Posted On: July 29, 2009

TXDOT issues its annual Texas Lemon Law Consumer Report

In Texas, the administrative body responsible for adjudicating lemon law claims is the Texas Department of Transportation. In other words, if you choose to file a complaint regarding your new lemon vehicle on your own (the law only pays for your attorney fees if the car manufacturer first hires an attorney and notifies you before the hearing), then do expect TXDOT to stand in between you and the car manufacturer to mediate your concerns.

As part of its Lemon Law program, TXDOT provides an annual lemon law consumer report. The report is 64 pages long and provides graphical charts and statistical information about the ongoing issues and number of complaints that occurred. Keep in mind these numbers do not include complaints that: (1) never gets filed with TXDOT, (2) gets filed with other quasi lemon law programs such as the Better Business Bureau AutoLine or the NCDS program, and (3) bypasses the administrative hearing and proceeds straight to court.

In the next few weeks, I will review the report and blog about my thoughts about the information in this report. If you would like to view the report on your own, then go here.

Posted On: July 10, 2009

How to find Non-lemon law attorneys

Often times at my lemon law practice, I get calls from potential clients about non-lemon law related cases, such as a divorce or personal injury matter. I usually refer them to the local bar association for referrals. However, I recently stumbled upon a website that allows folks with a legal issue to have a free consultation with local attorneys. The website is newlawyer.com

The advantage that this site has over other similar sites is that it allows that user to give feedback to their experience with the attorney after the free consultation. Think of it as a version of Ebay's feedback system, except this feedback system if about the attorneys and not about the auction. Click here to learn more on how the site works.

Posted On: July 8, 2009

Tips from the Texas Lemon Law Blog on Buying Used Cars

Although this article is related to used lemon cars, please understand that my office does NOT handle used lemon car cases. Please do not contact our office for legal advice regarding a used car -- you may want to look for an attorney that handles used car cases at NACA.net.

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Automobiles come in a variety of shapes, sizes and colors, and we buy them for a variety of reasons. Some of us look at the snob appeal and buy nothing but the best and most flashy cars in the market while others are more down to earth and prefer practical cars that offer good mileage and a comfortable driving experience. There are times though when we have to settle for a secondhand car, one that has already been driven by someone else and put through a considerable amount of wear and tear. The thing is, although your expenses are considerably lower, buying a used or “pre-owned” car is not as easy as buying a new one because you never know what you are going to get. If you want to protect your money and make sure you get bang for your buck, the Texas lemon law blog has these tips to offer:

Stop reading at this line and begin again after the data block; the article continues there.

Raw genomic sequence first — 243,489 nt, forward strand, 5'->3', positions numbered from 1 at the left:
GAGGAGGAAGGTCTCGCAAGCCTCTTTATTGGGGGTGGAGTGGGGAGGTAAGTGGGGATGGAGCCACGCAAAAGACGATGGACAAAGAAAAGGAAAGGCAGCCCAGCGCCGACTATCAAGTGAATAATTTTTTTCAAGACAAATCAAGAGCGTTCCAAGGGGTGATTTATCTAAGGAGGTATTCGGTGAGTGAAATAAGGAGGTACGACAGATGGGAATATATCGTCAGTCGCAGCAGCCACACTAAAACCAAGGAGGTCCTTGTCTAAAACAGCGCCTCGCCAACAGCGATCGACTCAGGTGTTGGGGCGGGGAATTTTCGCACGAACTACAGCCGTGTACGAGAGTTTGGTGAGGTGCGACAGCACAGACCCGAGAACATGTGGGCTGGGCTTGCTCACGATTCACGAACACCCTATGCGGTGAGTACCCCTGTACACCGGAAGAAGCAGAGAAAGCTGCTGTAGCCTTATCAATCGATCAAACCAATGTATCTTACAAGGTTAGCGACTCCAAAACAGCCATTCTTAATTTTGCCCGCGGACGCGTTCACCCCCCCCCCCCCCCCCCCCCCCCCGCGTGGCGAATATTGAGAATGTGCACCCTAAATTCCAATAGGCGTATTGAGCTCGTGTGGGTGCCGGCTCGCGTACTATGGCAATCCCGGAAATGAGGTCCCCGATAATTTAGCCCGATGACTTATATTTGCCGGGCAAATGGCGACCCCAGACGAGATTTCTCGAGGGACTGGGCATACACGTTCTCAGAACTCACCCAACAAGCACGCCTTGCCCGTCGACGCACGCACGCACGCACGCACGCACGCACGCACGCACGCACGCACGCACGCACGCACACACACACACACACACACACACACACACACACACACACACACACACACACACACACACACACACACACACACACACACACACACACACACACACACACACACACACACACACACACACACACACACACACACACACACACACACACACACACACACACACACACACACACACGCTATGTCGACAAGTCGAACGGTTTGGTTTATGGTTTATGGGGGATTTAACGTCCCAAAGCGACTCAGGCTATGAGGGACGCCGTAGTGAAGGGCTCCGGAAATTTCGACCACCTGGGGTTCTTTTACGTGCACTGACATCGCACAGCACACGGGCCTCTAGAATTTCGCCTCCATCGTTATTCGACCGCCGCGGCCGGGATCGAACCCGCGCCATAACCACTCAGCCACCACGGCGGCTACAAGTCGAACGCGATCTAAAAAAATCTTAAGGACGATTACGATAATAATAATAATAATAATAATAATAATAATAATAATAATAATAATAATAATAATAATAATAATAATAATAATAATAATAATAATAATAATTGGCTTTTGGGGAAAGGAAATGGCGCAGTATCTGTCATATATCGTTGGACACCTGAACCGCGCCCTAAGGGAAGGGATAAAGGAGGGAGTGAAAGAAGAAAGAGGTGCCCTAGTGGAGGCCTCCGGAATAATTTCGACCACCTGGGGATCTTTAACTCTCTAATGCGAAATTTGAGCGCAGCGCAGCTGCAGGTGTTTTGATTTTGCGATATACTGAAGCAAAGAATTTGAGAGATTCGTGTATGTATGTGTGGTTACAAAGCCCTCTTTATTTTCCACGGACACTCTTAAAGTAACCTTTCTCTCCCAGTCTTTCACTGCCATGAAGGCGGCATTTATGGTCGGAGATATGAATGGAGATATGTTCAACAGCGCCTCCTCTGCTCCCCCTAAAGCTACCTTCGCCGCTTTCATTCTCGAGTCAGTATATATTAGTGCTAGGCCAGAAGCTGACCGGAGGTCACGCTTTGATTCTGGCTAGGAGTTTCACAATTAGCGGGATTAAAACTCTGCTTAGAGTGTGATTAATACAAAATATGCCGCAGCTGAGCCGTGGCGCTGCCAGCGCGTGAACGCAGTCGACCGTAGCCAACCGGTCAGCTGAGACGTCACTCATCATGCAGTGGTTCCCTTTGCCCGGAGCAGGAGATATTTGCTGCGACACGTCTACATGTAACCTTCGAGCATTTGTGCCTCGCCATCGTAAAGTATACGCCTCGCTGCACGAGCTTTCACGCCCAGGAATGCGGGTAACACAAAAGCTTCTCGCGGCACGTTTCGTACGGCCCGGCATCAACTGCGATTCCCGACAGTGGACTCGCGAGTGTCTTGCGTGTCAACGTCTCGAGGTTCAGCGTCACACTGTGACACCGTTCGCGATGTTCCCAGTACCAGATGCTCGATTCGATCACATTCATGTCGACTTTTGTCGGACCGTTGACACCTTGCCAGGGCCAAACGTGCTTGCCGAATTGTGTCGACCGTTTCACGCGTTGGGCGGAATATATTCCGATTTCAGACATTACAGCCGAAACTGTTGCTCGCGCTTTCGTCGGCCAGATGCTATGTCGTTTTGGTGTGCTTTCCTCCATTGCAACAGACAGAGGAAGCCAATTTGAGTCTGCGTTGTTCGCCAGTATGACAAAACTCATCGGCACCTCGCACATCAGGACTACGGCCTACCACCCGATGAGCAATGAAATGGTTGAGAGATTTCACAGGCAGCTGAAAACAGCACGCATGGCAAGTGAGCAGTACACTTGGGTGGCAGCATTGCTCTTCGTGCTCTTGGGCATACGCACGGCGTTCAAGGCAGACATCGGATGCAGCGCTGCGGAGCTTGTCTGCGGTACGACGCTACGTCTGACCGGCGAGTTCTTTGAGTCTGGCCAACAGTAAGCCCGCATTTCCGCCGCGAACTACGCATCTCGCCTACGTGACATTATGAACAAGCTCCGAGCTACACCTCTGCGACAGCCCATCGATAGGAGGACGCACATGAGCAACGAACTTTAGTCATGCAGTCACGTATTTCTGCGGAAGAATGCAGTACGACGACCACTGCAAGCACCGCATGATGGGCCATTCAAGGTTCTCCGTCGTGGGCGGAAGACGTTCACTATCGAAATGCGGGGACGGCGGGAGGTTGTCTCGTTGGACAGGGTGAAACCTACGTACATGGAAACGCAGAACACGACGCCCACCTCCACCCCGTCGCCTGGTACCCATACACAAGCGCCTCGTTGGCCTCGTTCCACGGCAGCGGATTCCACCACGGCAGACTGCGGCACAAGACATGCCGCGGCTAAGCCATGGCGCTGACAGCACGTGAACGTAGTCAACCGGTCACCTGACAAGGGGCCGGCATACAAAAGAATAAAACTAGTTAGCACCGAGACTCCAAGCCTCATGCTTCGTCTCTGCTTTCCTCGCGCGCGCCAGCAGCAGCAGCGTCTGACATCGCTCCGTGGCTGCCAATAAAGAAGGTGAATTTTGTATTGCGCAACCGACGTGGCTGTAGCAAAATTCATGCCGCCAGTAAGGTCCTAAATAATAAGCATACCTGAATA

* Choose a trustworthy dealer: Although consumers are protected from being stuck with used cars that are lemons, the law is not as supportive or pre-owned cars as it is of new ones. So if you must buy a used car, ensure that you choose a dealer who is reputable and known for their trustworthiness and dependability. Ask around, talk to other customers, and check out the reputation of the dealer before you do business with them.

* Never buy from people you know: At least not without a written agreement and warranty. Even so, if you do discover later that the car is a lemon and that you’ve been taken for a ride, it could get complicated and awkward because you cannot take to court someone you know pretty well. You’re also not able to recoup your investment and end up finding yourself out of a huge chunk of your savings.

* Always use a trusted mechanic to check out the car before you buy: If you know everything there is to know about cars, examine it thoroughly before you buy it. If not, get a mechanic you trust to check it out and test drive it before you put down any money on the table.

* Never buy cars that are advertised “AS IS”: This basically means that you’re not going to be covered by a warranty and that you’re taking the car as it is. These cars most definitely have something seriously wrong with them, so steer clear from them and put your money on something that has more value.

By-line:
This article is written by Kat Sanders, who regularly blogs on the topic of court reporter school online at her blog Court Reporter Schools. She welcomes your comments and questions at her email address: katsanders25@gmail.com.